I think the all-the-tools-needed statement might not be entirely true as well. Where as all the KDE applications are available as well as OpenOffice, aren't browser plugins pretty much typical?

Technically sane development environment? There is no gcc installed by default. I guess if someone was gonna develop they'd know how to install it. They further claim "An extra highlight for developers is the addition of a compiler for the D programming language." I've never actually met anyone that uses that. Have you?

All in all, it's has some issues that make it not ideal for everyone. Once installed, it's a nice system. Good looks, adequate speed, and stable performance were delivered, but I'm not sure they meet all their claims. It's a fairly good foundation, but it would take some work to make myself at home.

Full rpmlist.
More Screenshots.

More in Tux Machines


  • Managing OpenStack with Open Source Tools
    Day 2 operations are still dominated by manual and custom individual scripts devised by system administrators. Automation is needed by enterprises. Based on the above analysis, Ansible is a leading open source project with a high number contributions and a diverse community of contributions. Thus Ansible is a well supported and popular open source tool to orchestrate and manage OpenStack.
  • Databricks Weaves Deep Learning into Cloud-Based Spark Platform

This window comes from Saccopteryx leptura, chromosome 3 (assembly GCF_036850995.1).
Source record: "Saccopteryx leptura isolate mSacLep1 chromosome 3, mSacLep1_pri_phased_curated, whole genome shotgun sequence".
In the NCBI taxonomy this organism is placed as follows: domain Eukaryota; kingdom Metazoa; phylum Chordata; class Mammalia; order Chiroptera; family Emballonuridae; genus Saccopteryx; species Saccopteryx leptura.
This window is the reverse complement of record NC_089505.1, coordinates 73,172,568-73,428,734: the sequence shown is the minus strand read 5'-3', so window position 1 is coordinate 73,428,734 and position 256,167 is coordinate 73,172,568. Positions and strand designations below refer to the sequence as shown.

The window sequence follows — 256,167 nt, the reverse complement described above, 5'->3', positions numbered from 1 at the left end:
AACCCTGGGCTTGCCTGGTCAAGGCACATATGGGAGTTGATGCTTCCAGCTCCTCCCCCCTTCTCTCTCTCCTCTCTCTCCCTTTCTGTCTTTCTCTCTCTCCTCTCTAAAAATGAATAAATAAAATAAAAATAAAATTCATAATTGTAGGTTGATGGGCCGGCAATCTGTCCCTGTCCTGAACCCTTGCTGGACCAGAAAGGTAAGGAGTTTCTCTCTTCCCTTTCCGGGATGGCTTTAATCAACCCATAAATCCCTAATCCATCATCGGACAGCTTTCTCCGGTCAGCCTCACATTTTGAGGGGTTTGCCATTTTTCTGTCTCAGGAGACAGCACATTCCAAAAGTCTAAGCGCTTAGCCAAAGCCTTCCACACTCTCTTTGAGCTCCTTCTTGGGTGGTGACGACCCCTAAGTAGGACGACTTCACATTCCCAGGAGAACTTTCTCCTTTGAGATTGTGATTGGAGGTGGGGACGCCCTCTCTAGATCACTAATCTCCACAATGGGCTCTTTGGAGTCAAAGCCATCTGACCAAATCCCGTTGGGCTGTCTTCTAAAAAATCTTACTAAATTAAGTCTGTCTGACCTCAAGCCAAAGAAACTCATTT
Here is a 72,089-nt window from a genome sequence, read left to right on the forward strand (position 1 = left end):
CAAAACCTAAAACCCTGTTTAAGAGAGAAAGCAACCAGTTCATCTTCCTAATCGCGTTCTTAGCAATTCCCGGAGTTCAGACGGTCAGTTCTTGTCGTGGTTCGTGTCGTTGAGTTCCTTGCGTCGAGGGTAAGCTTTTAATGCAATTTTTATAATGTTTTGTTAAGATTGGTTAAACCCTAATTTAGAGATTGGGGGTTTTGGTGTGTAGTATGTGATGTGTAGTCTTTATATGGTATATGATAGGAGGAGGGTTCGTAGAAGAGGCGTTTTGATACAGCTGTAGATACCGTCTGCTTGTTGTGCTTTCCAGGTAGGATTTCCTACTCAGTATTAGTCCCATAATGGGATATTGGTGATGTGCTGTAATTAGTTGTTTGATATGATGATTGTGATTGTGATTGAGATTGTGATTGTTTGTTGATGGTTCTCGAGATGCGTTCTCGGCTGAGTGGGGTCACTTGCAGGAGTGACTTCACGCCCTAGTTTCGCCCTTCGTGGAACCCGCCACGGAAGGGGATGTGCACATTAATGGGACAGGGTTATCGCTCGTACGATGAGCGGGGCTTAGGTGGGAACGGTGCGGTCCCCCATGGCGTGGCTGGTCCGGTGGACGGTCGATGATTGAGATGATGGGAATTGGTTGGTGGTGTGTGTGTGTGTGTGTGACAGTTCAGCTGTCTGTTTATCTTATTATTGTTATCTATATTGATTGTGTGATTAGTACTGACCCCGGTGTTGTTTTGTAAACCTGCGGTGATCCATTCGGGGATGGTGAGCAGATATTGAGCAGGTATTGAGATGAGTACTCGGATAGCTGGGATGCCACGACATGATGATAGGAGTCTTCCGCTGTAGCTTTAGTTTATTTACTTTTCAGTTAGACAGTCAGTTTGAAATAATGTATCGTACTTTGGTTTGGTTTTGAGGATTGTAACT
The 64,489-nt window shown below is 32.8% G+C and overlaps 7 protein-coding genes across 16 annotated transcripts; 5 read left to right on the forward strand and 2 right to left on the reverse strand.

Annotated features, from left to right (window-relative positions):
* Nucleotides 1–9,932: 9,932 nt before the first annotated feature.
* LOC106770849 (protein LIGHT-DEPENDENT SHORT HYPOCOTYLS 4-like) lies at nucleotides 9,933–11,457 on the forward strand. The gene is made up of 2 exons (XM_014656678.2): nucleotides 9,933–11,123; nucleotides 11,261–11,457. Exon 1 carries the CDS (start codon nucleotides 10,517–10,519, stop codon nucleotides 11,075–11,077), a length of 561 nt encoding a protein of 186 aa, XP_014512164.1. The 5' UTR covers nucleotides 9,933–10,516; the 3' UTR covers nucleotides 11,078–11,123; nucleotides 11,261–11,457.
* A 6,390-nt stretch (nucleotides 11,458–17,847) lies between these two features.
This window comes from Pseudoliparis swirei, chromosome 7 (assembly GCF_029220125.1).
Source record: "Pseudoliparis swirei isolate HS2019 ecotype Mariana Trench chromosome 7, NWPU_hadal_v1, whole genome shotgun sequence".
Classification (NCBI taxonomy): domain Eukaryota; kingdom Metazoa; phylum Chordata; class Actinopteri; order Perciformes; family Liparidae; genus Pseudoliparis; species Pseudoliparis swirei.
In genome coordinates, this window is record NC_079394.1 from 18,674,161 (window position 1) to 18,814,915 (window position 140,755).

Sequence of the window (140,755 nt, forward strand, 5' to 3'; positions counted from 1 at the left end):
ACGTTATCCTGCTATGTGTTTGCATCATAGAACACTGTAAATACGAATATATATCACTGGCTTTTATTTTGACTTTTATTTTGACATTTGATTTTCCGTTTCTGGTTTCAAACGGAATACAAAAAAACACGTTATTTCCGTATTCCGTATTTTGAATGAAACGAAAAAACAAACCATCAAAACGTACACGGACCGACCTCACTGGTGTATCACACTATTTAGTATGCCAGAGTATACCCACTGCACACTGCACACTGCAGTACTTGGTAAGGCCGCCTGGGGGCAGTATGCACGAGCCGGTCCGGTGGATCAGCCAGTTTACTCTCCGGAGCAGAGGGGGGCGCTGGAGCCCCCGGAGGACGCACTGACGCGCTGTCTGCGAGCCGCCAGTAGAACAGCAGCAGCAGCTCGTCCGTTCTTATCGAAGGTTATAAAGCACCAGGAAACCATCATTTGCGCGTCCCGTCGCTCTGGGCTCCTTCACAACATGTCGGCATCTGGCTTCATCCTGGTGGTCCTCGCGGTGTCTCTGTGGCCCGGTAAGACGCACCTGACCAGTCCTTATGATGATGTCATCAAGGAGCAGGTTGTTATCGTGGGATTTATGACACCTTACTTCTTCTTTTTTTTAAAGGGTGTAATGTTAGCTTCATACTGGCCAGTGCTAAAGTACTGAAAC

Databricks, a company founded by the creators of the popular open-source Big Data processing engine Apache Spark, is a firm that we've been paying close attention to here at OStatic. We're fans of the company's online courses on Spark, and we recently caught up with Kavitha Mariappan, who is Vice President of Marketing at the company, for a guest post on open source tools and data science. Now, Databricks has announced the addition of deep learning support to its cloud-based Apache Spark platform. The company says this enhancement adds GPU support and integrates popular deep learning libraries to the Databricks' big data platform, extending its capabilities to enable the rapid development of deep learning models. "Data scientists looking to combine deep learning with big data -- whether it's recognizing handwriting, translating speech between languages, or distinguishing between malignant and benign tumors -- can now utilize Databricks for every stage of their workflow, from data wrangling to model tuning," the company reports, adding "Databricks is the first to integrate these diverse workloads in a fast, secure, and easy-to-use Apache Spark platform in the cloud."